UIS Education and Disability data from 49 countries.pdf
Education and Disability
The paper concludes with some key recommendations to improve the evidence base for future
analytical work and for policy guidance in support of efforts to achieve SDG 4.
A comprehensive inventory of currently available data should be undertaken to establish
national baselines for SDG 4 monitoring with regard to disability.
Data collection on disability must be increased to fill gaps in current data coverage.
To ensure that data on disability are comparable across countries and between years, all
surveys and censuses should use the sets of question developed by the Washington Group
on Disability Statistics and UNICEF.
If possible, the sample sizes of household surveys should be increased so that the collected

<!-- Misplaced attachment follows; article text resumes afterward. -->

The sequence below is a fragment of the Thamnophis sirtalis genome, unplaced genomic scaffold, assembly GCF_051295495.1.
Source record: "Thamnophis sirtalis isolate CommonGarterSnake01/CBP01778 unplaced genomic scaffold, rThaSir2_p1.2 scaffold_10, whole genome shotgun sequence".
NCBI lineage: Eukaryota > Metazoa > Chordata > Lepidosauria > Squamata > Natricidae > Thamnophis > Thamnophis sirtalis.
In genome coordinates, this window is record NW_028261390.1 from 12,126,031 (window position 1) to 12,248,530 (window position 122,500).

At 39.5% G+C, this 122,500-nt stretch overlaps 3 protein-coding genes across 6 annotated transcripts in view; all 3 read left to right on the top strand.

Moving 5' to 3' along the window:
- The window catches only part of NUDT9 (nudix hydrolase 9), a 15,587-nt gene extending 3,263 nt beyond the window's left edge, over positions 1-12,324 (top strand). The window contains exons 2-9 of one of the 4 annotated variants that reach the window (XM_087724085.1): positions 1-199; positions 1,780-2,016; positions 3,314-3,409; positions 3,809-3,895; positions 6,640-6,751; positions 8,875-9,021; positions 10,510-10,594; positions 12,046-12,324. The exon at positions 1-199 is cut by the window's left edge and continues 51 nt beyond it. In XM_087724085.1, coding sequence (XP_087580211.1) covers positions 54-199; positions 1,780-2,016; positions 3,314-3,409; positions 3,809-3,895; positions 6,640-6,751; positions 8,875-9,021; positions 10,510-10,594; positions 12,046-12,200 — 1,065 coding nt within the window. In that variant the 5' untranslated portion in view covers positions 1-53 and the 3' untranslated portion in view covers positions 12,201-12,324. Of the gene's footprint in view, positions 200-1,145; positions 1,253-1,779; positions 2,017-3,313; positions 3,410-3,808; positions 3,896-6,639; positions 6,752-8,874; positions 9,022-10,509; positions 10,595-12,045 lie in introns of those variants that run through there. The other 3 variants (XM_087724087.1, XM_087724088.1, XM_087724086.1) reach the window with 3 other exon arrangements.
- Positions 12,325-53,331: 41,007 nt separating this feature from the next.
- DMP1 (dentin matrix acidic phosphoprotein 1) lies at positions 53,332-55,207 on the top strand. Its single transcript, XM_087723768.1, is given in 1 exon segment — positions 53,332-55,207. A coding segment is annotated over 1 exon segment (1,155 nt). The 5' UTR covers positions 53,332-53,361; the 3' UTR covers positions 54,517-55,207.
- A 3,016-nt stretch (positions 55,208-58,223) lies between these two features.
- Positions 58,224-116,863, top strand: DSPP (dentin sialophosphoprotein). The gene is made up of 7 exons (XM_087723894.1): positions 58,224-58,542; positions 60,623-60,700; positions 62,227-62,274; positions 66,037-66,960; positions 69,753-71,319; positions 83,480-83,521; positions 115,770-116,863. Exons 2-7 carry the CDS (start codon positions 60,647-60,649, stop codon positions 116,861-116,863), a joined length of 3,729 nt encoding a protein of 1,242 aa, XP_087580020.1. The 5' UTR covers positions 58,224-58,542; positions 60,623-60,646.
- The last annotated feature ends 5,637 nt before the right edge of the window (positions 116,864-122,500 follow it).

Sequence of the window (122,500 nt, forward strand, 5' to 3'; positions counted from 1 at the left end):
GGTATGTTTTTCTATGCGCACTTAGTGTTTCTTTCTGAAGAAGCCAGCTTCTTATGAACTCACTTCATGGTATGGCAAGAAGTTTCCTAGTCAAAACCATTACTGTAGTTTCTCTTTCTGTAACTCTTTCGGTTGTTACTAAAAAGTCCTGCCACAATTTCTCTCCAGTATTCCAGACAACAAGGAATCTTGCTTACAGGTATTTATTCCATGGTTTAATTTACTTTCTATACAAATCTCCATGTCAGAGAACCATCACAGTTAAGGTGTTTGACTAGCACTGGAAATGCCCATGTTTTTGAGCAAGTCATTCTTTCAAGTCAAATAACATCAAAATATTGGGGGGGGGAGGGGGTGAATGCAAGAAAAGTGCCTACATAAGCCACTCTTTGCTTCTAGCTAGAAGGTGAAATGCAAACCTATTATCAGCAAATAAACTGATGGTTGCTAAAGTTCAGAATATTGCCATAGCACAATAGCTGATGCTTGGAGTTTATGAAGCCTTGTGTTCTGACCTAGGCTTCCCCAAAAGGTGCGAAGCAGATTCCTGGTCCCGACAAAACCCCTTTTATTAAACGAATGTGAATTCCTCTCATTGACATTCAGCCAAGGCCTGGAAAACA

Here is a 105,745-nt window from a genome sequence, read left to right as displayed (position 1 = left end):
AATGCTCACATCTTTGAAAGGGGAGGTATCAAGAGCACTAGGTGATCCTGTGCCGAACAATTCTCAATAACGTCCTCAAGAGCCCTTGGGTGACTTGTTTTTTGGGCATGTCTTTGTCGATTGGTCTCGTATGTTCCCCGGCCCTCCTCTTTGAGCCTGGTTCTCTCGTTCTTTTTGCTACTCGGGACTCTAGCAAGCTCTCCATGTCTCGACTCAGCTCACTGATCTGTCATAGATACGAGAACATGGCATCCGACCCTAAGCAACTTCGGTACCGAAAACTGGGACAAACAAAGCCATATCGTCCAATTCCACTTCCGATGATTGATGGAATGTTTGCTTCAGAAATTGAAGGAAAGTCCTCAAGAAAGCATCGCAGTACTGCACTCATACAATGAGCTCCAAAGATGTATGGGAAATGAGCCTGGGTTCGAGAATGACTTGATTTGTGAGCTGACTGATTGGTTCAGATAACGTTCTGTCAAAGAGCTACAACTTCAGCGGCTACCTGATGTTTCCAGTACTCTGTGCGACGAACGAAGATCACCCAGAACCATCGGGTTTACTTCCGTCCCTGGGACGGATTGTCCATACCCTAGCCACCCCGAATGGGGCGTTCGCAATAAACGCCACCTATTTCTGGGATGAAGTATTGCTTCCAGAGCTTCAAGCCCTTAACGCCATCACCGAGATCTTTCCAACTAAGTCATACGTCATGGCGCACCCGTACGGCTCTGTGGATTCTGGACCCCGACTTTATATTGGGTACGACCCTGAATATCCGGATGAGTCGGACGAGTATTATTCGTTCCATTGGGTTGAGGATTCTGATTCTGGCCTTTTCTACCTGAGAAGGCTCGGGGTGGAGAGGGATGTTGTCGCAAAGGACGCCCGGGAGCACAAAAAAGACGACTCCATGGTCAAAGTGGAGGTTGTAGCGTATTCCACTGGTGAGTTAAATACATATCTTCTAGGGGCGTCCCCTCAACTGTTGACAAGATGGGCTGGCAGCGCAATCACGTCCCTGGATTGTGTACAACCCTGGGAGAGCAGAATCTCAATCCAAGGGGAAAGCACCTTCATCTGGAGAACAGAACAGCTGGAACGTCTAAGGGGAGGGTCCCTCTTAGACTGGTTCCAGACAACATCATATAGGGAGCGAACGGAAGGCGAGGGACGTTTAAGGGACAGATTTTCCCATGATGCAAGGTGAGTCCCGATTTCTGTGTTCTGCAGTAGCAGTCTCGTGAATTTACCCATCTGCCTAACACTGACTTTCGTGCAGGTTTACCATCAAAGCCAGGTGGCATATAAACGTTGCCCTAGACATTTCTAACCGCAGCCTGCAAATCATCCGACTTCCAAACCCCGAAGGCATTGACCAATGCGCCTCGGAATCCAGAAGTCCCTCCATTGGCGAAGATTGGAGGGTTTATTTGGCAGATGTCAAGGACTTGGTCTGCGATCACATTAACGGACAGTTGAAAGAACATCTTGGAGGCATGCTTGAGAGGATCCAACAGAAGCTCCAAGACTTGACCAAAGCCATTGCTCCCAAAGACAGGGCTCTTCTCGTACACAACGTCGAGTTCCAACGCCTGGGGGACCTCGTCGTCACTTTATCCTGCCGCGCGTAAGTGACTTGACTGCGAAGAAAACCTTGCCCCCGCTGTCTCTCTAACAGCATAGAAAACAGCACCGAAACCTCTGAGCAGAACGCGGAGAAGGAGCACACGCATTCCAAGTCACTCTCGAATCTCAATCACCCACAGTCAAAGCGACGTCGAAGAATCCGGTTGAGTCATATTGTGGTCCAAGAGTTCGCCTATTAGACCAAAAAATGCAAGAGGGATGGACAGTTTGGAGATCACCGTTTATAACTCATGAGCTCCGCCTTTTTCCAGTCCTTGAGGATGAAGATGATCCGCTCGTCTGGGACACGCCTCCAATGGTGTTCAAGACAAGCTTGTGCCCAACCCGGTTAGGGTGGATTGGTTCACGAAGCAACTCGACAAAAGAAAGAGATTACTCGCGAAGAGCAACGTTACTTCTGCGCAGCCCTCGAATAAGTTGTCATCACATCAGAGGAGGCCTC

data can be more representative of small sub-groups of the population, including persons
Censuses, which are not subject to sampling error and can provide detailed information about
small population groups, should always include questions on disability.
Administrative data on disability should be improved.
To allow periodic monitoring of progress towards SDG 4 as well as other national and
international goals, data collection must be undertaken on a regular basis.
National statistical capacity for disability measurement must be strengthened, in particular in
The availability of internationally-comparable data on disability, education and other areas
must be improved (for example in the database of the UNESCO Institute for Statistics), through
the compilation and standardization of data collected in past and future surveys, following
Analysis of the indicators must take into account the limitations of available data and all
findings should be carefully documented to avoid misinterpretation.
Coordination of activities by national and international agencies in the area of disability
statistics should be improved.
Funding by international donors and foundations for collection and analysis of data on
disability must be increased.